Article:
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Paul Rotterdam, senior lecturer on Visual Studies, has removed his live-chicken-and-egg sculpture from Carpenter Center after the hen was stolen Monday and replaced with a roast chicken on a platter.
The kidnapped chicken, hatched by Rotterdam and students in his course, VES 120b, "Intermediate Painting," was mysteriously returned to Carpenter Center yesterday, alive and well, with a letter of apology signed by The ACME Art Project, Rotterdam said yesterday.
The members of ACME are unknown, Rotterdam said. He added that he does not believe "Carpenter Center people" stole the bird.
Rotterdam said he called the Harvard Police after theft "not to prosecute the persons who did it, but to prosecute bad ideas, unimaginative ideas."
Rotterdam labeled the theft "unoriginal. At Harvard lots of logical things are done, but nothing original is done: It was logical to put the dead bird in, but not original," he said.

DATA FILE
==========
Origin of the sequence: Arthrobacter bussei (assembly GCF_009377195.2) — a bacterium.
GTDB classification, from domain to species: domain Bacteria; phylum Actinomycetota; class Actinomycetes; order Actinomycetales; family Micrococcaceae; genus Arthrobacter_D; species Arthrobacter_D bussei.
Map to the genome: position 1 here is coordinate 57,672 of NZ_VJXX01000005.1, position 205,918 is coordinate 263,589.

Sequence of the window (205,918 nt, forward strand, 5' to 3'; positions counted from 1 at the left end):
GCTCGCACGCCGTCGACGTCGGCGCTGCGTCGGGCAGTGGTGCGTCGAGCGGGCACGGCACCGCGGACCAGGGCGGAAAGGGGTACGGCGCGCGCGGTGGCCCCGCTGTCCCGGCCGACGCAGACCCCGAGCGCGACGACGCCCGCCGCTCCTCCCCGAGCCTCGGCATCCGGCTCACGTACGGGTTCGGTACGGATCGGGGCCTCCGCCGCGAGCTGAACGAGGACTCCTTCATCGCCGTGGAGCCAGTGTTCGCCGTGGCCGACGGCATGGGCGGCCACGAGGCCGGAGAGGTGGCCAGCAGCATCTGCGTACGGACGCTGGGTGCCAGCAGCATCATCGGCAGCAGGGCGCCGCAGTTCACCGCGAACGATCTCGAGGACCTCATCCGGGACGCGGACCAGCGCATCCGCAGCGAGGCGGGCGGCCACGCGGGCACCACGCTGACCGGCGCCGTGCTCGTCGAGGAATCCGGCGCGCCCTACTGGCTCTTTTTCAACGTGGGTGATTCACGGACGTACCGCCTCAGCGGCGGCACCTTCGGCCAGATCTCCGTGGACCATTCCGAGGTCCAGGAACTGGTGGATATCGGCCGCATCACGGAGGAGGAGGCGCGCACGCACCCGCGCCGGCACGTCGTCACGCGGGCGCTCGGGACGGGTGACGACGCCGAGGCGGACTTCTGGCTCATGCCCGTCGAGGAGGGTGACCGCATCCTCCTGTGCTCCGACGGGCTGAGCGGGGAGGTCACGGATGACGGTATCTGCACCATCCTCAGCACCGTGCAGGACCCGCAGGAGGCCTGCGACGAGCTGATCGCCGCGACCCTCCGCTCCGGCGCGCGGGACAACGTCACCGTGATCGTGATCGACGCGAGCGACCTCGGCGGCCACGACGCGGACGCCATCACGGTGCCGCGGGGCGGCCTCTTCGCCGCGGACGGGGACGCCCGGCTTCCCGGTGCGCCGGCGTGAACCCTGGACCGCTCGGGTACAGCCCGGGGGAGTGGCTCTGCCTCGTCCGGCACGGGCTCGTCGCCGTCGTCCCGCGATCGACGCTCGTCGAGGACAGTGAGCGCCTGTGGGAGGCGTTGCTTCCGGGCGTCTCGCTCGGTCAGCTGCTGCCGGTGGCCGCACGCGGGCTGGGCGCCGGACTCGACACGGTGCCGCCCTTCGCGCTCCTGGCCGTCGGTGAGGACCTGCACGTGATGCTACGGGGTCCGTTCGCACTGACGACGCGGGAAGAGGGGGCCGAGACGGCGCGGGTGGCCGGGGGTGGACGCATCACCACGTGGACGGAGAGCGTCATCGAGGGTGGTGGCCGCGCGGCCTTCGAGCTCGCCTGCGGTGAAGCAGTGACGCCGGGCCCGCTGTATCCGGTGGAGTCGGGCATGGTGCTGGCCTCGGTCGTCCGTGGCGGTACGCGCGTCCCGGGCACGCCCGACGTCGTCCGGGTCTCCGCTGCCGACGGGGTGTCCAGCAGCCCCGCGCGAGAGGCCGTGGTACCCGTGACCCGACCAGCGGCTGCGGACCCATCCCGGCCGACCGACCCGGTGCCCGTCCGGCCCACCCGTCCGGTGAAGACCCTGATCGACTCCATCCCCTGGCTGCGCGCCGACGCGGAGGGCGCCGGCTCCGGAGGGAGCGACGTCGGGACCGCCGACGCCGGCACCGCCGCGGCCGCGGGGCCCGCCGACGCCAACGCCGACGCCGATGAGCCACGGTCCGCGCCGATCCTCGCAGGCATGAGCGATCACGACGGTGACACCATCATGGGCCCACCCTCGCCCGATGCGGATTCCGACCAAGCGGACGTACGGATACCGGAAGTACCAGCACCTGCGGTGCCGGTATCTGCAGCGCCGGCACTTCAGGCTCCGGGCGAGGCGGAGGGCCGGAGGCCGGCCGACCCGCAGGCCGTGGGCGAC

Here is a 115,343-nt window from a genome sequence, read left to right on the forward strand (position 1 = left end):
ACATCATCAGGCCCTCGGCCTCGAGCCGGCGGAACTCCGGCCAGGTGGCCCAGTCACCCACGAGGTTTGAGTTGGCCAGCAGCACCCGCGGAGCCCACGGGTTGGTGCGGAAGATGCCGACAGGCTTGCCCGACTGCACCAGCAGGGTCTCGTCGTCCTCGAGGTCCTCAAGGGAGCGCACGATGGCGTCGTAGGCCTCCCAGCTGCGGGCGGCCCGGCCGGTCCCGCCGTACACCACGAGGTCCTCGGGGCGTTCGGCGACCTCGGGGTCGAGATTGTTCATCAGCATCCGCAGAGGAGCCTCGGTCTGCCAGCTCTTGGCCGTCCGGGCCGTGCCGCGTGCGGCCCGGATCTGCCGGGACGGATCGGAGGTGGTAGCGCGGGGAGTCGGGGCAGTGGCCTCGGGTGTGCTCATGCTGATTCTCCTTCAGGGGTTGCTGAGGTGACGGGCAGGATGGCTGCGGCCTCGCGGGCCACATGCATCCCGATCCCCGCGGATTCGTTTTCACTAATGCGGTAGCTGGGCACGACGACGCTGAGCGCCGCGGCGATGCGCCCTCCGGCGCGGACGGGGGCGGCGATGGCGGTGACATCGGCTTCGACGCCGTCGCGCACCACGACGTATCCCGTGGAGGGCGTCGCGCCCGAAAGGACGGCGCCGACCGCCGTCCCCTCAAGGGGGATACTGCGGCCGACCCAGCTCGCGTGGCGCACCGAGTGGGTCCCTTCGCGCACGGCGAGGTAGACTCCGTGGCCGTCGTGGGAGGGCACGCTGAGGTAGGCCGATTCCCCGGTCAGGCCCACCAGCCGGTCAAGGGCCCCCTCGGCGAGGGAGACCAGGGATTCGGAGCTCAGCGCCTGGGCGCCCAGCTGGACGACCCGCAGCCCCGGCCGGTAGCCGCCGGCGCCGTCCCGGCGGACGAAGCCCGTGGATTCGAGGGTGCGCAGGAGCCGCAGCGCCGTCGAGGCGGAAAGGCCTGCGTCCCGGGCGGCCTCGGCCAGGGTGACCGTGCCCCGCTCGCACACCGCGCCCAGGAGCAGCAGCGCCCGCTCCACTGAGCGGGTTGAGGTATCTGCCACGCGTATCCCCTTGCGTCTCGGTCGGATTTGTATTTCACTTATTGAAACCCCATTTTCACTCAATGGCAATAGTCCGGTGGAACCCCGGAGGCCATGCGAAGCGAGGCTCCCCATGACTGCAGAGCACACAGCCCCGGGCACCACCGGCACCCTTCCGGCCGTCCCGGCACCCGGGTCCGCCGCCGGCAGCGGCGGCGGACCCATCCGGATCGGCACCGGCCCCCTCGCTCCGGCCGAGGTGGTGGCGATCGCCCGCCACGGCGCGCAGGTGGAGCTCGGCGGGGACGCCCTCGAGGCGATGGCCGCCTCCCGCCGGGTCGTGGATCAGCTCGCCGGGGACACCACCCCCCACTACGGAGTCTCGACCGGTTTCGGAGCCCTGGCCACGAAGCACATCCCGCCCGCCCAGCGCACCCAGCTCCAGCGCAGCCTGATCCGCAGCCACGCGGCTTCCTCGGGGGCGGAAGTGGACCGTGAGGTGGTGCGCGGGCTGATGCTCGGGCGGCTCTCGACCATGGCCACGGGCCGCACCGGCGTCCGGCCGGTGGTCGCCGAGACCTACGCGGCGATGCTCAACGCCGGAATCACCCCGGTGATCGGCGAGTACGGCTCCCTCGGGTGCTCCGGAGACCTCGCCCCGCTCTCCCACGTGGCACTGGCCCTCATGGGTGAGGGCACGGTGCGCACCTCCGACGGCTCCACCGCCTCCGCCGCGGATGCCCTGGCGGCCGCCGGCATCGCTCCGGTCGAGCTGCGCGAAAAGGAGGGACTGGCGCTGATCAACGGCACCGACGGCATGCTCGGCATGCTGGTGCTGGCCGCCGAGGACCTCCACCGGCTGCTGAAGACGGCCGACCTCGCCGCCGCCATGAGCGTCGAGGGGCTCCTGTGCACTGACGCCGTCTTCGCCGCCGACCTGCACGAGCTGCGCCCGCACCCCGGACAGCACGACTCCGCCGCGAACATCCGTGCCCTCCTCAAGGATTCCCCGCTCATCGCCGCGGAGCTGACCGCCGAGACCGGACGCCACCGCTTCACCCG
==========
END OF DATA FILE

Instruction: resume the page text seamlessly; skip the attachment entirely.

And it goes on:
The chicken-and-egg sculpture was intended to symbolize creativity and the potential of creativity, Rotterdam said.
"I wanted to give a lesson in imagination because it is always assumed that Carpenter Center is teaching crafts, and because Carpenter Center should be a live place," Rotterdam said.
When Rotterdam walked into the building Tuesday and saw the roasted bird, he said yesterday, "I asked myself, 'Is Carpenter Center really a dead place?'"
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